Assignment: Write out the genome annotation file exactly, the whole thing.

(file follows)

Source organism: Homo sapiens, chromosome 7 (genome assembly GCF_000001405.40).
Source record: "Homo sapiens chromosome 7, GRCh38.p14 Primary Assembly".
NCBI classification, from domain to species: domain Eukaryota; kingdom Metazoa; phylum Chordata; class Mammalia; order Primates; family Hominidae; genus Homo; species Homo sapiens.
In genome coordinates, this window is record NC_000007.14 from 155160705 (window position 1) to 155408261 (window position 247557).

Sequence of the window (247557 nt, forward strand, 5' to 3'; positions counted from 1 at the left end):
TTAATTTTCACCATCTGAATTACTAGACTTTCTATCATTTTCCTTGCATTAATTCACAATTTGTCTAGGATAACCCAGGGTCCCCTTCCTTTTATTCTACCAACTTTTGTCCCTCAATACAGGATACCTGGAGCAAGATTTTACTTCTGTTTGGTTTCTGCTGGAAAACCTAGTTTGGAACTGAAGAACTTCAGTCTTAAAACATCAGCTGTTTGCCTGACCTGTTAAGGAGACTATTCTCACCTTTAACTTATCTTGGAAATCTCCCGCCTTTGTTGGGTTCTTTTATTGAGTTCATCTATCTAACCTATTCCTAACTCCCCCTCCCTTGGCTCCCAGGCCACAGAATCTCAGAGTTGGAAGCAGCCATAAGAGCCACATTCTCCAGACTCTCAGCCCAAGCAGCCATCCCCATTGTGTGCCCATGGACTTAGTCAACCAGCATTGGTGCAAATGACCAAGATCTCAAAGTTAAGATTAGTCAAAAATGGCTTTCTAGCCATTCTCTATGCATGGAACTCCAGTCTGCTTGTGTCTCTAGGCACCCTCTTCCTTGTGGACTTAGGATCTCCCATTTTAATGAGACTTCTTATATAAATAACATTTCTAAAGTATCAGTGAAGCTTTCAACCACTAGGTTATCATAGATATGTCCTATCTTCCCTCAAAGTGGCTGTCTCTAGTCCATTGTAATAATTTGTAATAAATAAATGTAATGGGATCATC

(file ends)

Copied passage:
Source organism: Homo sapiens, chromosome 7 (genome assembly GCF_000001405.40).
Source record: "Homo sapiens chromosome 7, GRCh38.p14 Primary Assembly".
NCBI classification, from domain to species: domain Eukaryota; kingdom Metazoa; phylum Chordata; class Mammalia; order Primates; family Hominidae; genus Homo; species Homo sapiens.
In genome coordinates, this window is record NC_000007.14 from 155160705 (window position 1) to 155408261 (window position 247557).

Sequence of the window (247557 nt, forward strand, 5' to 3'; positions counted from 1 at the left end):
TTAATTTTCACCATCTGAATTACTAGACTTTCTATCATTTTCCTTGCATTAATTCACAATTTGTCTAGGATAACCCAGGGTCCCCTTCCTTTTATTCTACCAACTTTTGTCCCTCAATACAGGATACCTGGAGCAAGATTTTACTTCTGTTTGGTTTCTGCTGGAAAACCTAGTTTGGAACTGAAGAACTTCAGTCTTAAAACATCAGCTGTTTGCCTGACCTGTTAAGGAGACTATTCTCACCTTTAACTTATCTTGGAAATCTCCCGCCTTTGTTGGGTTCTTTTATTGAGTTCATCTATCTAACCTATTCCTAACTCCCCCTCCCTTGGCTCCCAGGCCACAGAATCTCAGAGTTGGAAGCAGCCATAAGAGCCACATTCTCCAGACTCTCAGCCCAAGCAGCCATCCCCATTGTGTGCCCATGGACTTAGTCAACCAGCATTGGTGCAAATGACCAAGATCTCAAAGTTAAGATTAGTCAAAAATGGCTTTCTAGCCATTCTCTATGCATGGAACTCCAGTCTGCTTGTGTCTCTAGGCACCCTCTTCCTTGTGGACTTAGGATCTCCCATTTTAATGAGACTTCTTATATAAATAACATTTCTAAAGTATCAGTGAAGCTTTCAACCACTAGGTTATCATAGATATGTCCTATCTTCCCTCAAAGTGGCTGTCTCTAGTCCATTGTAATAATTTGTAATAAATAAATGTAATGGGATCATC